Australia's Macquarie faces fines over failed Cayman fund
SYDNEY, June 23 (Reuters) - Australia's top investment bank Macquarie Group on Thursday said it had failed to exercise "sufficient care and diligence" when managing a A$30 million ($22.5 million) investment in a Cayman Islands-based fund that went bust.
The corporate regulator is seeking penalties against Macquarie Investment Management Ltd (MIML) for failing to comply with its duties, including not adequately addressing risks associated with some investment decisions and allowing members to redeem or withdraw money when the fund was illiquid.
MIML said in a statement that in August 2014 it learned that the Artefact fund had made an illiquid investment, prompting MIML to suspend applications and redemptions.
It then terminated the fund, returned all the liquid assets to investors and put "significant resources" into realising the remaining illiquid assets, it added. The entire A$30 million had now been returned to investors.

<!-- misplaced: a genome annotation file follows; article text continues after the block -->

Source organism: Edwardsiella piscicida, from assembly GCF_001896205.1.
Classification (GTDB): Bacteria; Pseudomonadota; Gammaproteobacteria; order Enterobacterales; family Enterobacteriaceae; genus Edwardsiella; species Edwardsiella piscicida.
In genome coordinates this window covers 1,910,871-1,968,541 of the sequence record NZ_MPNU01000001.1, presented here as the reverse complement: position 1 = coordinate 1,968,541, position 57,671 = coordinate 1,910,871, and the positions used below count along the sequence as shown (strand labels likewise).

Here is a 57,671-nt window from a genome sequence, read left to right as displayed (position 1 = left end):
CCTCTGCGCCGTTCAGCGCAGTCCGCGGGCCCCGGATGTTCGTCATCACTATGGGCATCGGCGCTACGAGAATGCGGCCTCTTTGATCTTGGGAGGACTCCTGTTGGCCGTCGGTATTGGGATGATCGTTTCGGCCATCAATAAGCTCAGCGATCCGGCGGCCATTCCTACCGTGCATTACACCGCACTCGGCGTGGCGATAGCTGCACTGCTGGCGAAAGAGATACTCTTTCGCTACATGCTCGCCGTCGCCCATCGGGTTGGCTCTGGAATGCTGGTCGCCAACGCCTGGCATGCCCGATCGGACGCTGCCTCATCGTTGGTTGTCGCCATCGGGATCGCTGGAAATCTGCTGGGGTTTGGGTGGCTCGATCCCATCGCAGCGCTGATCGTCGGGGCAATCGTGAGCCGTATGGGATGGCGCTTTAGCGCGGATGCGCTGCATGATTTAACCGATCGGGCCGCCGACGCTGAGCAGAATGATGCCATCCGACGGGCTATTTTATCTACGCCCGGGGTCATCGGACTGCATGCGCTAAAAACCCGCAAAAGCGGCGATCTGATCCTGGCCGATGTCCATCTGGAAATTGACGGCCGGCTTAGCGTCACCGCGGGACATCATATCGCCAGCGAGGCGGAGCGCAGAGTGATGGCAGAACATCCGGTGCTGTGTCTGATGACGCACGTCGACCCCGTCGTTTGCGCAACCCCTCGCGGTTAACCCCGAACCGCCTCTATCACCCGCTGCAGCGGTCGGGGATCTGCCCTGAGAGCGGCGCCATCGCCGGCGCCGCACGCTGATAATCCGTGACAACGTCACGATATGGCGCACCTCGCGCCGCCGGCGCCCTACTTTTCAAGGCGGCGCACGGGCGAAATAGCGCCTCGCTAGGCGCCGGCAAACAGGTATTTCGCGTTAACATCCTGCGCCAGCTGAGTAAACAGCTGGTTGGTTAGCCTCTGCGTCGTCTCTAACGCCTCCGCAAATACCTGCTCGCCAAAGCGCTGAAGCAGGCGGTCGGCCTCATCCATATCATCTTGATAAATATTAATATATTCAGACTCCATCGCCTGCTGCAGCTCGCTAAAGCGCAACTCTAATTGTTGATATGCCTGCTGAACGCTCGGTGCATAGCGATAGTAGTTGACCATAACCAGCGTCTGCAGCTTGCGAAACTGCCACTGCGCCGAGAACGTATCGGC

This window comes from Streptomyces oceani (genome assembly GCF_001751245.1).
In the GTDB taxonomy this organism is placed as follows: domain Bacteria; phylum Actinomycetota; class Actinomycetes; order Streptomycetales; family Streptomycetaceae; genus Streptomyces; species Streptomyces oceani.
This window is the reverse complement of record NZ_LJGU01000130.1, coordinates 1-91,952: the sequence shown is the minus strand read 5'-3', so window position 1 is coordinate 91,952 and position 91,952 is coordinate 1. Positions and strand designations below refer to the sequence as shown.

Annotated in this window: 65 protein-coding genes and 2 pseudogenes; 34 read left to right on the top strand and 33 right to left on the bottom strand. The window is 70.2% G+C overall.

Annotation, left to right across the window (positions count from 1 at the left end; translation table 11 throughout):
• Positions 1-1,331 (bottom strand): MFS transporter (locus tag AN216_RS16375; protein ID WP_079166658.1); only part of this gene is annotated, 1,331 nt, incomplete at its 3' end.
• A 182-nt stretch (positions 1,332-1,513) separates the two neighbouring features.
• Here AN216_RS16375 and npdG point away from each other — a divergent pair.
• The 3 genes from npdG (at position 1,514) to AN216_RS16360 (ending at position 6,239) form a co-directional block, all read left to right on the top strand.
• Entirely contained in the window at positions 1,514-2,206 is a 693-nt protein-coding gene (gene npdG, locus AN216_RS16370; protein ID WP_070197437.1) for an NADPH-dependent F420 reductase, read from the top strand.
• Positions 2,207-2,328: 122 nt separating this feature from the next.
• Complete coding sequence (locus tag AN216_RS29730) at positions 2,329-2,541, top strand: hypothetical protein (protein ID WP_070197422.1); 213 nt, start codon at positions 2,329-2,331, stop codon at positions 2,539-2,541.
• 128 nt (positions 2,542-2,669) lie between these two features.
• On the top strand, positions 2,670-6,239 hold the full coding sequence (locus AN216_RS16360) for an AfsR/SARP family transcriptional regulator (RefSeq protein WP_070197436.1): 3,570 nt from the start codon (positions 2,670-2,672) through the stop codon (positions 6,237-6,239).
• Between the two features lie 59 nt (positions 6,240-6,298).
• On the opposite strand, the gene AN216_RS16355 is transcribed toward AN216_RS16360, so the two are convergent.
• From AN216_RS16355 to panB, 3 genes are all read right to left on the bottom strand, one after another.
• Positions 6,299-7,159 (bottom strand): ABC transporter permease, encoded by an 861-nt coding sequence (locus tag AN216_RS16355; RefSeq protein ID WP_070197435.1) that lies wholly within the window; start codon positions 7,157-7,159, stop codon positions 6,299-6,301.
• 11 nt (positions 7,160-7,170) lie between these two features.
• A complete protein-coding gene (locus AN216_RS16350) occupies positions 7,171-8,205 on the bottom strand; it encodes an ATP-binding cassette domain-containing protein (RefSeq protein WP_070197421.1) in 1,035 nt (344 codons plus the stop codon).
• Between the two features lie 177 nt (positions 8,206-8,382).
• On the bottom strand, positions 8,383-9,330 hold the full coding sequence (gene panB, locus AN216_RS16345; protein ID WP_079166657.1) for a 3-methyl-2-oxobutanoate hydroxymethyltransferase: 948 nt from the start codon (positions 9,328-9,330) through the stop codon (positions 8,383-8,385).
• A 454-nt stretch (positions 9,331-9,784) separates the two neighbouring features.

The Supreme Court of New South Wales will hear submissions from corporate regulator the Australian Securities and Investment Commission (ASIC) as well as MIML before determining whether the bank should pay any penalties.
The case against Macquarie is another blow to Australia's banking sector after a series of scandals that have fuelled calls for a high-powered judicial probe into the financial industry.
ASIC has recently started proceedings against three of Australia's four major banks for allegedly manipulating benchmark interest rates. ($1 = 1.3317 Australian dollars) (Reporting by Swati Pandey; Editing by Stephen Coates)
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